How to edit, part 4

Reading time: 2.5 minutes

Did you read last week’s excerpt from William Zinsser’s book? If not, I provide a link to it, below. Most importantly, I give you the grade level at which it was written. Read on for the final part to my series on how to edit like a professional.

In last week’s column I asked you to evaluate an excerpt from one of my all-time favourite writing books, On Writing Well, by William Zinsser.

As I said, last week, I urge all non-fiction writers outside of academia to write for a grade 9 level. On hearing this advice, some writers become alarmed, imagining I’m asking them to “dumb down” their work. But you can’t call Zinsser dumb about writing. His text is clearly the work a sensitive, interesting writer. Yet its level, according to the Flesch scale measured by Word, is a mere grade 6.9.

His text is not only elegant, it’s also easy to read. How does he pull this off? I see five reasons:

1) Most of the words he uses are short. Very short. Readability stats show he has 314 words and the average number of syllables is only 1.43. Look at all those very short words. . . Yikes! But in addition to the plethora of short snappers, he uses a few longer words: simplicity, sophisticated, identity, essential, principles, rickety.

2) He uses strong verbs and verb phrases. In English, a good verb is like a power-lifter — it will carry an otherwise unwieldy sentence with ease. Here are some of the fine ones Zinsser chooses: lie in ambush, strip, point, cut, howl, saw, bevel, collapse, fall apart. If you want to do one thing to improve your writing, scour and polish your verbs.

3) He varies his sentence length. Writers should aim for an average sentence length of about 14 words. Zinsser doesn’t quite achieve that — only seven of these sentences are 14 words or less. But his average is still good — 18 words per sentence — and his range is outstanding. His shortest sentence? A mere seven words. His longest? Some 28 words! Remember, an average is calculated by adding together the total values of the entire group and then dividing by the number of values in the category. You don’t ever want a passage with just 14-word or even just 18-word sentences. You always want some sentences that are much longer and some that are much shorter. It’s the range that helps make writing readable.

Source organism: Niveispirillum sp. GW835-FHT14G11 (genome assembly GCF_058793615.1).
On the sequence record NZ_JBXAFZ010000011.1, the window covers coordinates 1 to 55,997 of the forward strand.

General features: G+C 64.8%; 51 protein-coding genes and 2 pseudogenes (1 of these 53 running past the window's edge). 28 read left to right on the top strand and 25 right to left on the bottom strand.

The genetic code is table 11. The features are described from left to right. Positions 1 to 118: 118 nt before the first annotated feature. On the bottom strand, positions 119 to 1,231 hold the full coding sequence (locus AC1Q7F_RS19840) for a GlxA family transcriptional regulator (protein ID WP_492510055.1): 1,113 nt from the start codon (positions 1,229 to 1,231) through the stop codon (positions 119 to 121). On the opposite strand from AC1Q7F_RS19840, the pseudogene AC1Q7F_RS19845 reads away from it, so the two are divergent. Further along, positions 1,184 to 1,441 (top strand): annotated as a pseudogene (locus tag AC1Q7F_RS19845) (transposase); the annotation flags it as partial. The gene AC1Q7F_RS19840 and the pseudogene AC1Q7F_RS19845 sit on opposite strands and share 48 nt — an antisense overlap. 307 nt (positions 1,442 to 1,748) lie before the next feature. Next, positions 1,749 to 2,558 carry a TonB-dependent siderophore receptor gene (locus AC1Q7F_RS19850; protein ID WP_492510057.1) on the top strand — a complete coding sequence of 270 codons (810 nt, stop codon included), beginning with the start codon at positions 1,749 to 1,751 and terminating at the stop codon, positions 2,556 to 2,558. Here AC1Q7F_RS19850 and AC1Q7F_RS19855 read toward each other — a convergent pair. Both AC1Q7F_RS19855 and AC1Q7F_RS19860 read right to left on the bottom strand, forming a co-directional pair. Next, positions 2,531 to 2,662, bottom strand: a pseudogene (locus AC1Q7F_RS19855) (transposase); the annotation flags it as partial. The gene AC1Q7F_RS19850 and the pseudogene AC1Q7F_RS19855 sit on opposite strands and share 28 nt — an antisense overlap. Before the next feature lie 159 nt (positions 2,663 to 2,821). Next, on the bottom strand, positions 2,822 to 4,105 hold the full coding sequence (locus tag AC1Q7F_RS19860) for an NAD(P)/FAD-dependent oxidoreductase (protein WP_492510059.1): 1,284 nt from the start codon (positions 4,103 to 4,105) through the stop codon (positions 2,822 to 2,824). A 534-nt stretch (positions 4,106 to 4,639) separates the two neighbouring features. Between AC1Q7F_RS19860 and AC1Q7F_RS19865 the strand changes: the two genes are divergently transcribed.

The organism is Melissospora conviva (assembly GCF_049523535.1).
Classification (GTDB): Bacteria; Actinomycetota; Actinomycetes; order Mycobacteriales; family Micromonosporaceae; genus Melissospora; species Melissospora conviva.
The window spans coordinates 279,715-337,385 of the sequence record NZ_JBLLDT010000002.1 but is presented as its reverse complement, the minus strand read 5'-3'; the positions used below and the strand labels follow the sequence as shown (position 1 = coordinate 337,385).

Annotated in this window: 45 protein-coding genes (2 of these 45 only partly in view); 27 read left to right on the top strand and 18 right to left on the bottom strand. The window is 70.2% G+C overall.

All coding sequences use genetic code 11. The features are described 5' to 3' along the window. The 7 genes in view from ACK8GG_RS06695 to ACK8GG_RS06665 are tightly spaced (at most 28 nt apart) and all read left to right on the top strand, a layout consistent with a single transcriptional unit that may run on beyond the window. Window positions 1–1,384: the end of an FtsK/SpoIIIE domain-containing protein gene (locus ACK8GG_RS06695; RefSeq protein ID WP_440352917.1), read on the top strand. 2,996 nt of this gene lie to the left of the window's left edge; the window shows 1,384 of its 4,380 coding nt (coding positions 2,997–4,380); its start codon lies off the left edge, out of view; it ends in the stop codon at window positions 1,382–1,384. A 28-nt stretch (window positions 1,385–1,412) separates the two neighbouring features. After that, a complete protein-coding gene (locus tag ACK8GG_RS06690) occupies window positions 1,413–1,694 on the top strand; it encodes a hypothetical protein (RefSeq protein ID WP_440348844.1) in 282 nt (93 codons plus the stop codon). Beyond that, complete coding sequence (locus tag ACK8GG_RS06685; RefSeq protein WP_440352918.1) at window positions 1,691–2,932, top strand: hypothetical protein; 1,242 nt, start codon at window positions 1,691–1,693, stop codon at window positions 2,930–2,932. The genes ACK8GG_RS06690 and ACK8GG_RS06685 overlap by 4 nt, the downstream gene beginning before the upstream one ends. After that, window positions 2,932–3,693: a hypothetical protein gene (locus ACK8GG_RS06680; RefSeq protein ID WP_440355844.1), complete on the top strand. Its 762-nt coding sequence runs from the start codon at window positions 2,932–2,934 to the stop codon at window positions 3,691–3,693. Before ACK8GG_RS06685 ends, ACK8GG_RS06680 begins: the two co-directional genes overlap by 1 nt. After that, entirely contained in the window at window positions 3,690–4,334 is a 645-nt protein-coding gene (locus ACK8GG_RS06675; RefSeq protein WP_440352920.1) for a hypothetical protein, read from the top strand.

4) He makes ample use of “bridges” or connectors. These are words or phrases that pull you from one sentence to the next. Here are a few examples: first (readers will want to know what’s second), then (ditto), the point is (what’s the point?) after that (what happens?).

5) He uses a simple and concrete metaphor. I love the way he compares writing to carpentry. As I read that last paragraph, I can practically hear the saw at work and smell the cedar in the air. I get an extraordinarily strong image while reading and this, in turn, makes me a more avid reader.

By the way, readability statistics aren’t actually capable of measuring those last two points. The statistics measure what computers calibrate most easily — word, sentence and paragraph length.

Eerily enough, however, writers who do well in these categories also seem most able to perform the more difficult manoeuvres — such as constructing excellent bridges and imagining concrete metaphors — outlined in points 4 and 5.

Tracking your readability is one of the keys to successful writing. For more on this topic, type readability statistics in your Help menu for Word, use the readability website or go to my book, pages 75 to 78.


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